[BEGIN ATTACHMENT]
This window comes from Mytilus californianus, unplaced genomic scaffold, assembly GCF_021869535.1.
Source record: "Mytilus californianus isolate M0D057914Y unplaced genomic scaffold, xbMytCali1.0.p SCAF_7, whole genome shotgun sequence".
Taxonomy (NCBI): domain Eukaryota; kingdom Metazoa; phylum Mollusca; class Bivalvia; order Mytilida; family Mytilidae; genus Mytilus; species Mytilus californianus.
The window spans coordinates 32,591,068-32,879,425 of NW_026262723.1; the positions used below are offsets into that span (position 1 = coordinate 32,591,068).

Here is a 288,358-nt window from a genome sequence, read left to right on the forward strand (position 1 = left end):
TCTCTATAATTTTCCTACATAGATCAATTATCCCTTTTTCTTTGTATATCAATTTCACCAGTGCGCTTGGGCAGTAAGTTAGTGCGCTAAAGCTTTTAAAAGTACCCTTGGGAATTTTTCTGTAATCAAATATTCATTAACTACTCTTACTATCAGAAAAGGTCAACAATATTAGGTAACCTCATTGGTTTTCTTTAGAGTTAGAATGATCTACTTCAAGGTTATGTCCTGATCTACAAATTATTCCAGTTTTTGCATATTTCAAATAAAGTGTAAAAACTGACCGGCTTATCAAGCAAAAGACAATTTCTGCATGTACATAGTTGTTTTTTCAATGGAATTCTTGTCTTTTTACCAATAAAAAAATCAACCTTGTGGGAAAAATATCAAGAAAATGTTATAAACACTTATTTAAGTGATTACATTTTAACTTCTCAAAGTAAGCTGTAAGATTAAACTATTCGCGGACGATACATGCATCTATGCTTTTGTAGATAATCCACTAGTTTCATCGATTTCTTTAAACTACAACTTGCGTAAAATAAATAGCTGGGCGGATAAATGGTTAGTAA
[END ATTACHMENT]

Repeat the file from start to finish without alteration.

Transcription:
This window comes from Mytilus californianus, unplaced genomic scaffold, assembly GCF_021869535.1.
Source record: "Mytilus californianus isolate M0D057914Y unplaced genomic scaffold, xbMytCali1.0.p SCAF_7, whole genome shotgun sequence".
Taxonomy (NCBI): domain Eukaryota; kingdom Metazoa; phylum Mollusca; class Bivalvia; order Mytilida; family Mytilidae; genus Mytilus; species Mytilus californianus.
The window spans coordinates 32,591,068-32,879,425 of NW_026262723.1; the positions used below are offsets into that span (position 1 = coordinate 32,591,068).

Here is a 288,358-nt window from a genome sequence, read left to right on the forward strand (position 1 = left end):
TCTCTATAATTTTCCTACATAGATCAATTATCCCTTTTTCTTTGTATATCAATTTCACCAGTGCGCTTGGGCAGTAAGTTAGTGCGCTAAAGCTTTTAAAAGTACCCTTGGGAATTTTTCTGTAATCAAATATTCATTAACTACTCTTACTATCAGAAAAGGTCAACAATATTAGGTAACCTCATTGGTTTTCTTTAGAGTTAGAATGATCTACTTCAAGGTTATGTCCTGATCTACAAATTATTCCAGTTTTTGCATATTTCAAATAAAGTGTAAAAACTGACCGGCTTATCAAGCAAAAGACAATTTCTGCATGTACATAGTTGTTTTTTCAATGGAATTCTTGTCTTTTTACCAATAAAAAAATCAACCTTGTGGGAAAAATATCAAGAAAATGTTATAAACACTTATTTAAGTGATTACATTTTAACTTCTCAAAGTAAGCTGTAAGATTAAACTATTCGCGGACGATACATGCATCTATGCTTTTGTAGATAATCCACTAGTTTCATCGATTTCTTTAAACTACAACTTGCGTAAAATAAATAGCTGGGCGGATAAATGGTTAGTAA